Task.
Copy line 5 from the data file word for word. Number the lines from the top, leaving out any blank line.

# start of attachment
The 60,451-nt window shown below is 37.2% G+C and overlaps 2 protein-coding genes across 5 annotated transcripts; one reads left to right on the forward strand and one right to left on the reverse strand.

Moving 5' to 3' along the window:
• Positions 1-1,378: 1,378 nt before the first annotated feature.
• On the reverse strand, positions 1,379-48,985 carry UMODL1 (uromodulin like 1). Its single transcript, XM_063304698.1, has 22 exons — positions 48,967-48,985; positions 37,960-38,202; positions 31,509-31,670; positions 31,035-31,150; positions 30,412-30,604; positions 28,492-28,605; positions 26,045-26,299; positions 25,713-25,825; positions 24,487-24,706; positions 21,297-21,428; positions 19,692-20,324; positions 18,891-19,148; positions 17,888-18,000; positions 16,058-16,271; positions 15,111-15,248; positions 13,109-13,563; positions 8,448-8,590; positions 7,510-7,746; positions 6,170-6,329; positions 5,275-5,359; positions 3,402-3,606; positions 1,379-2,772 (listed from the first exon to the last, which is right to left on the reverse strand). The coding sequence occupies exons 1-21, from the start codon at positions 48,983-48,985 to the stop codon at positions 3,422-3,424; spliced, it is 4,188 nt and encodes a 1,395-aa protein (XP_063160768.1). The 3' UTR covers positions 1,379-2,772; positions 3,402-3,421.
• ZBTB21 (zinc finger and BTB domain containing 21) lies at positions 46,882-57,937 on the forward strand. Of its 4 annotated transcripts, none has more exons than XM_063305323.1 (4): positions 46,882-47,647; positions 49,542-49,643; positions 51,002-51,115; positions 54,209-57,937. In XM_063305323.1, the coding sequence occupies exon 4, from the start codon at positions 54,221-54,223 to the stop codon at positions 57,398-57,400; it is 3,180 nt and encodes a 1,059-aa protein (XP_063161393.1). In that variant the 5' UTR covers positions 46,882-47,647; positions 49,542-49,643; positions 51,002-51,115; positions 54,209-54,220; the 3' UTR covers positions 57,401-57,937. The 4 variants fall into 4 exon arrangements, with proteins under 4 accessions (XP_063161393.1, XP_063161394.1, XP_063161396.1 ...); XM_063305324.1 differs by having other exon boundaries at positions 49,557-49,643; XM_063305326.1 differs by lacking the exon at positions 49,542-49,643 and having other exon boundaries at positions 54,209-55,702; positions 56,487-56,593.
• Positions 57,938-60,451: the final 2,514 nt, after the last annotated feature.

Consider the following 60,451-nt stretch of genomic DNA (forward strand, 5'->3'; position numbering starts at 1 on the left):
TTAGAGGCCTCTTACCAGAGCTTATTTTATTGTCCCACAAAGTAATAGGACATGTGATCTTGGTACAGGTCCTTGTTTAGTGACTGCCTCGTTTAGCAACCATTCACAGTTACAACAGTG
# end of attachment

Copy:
• ZBTB21 (zinc finger and BTB domain containing 21) lies at positions 46,882-57,937 on the forward strand. Of its 4 annotated transcripts, none has more exons than XM_063305323.1 (4): positions 46,882-47,647; positions 49,542-49,643; positions 51,002-51,115; positions 54,209-57,937. In XM_063305323.1, the coding sequence occupies exon 4, from the start codon at positions 54,221-54,223 to the stop codon at positions 57,398-57,400; it is 3,180 nt and encodes a 1,059-aa protein (XP_063161393.1). In that variant the 5' UTR covers positions 46,882-47,647; positions 49,542-49,643; positions 51,002-51,115; positions 54,209-54,220; the 3' UTR covers positions 57,401-57,937. The 4 variants fall into 4 exon arrangements, with proteins under 4 accessions (XP_063161393.1, XP_063161394.1, XP_063161396.1 ...); XM_063305324.1 differs by having other exon boundaries at positions 49,557-49,643; XM_063305326.1 differs by lacking the exon at positions 49,542-49,643 and having other exon boundaries at positions 54,209-55,702; positions 56,487-56,593.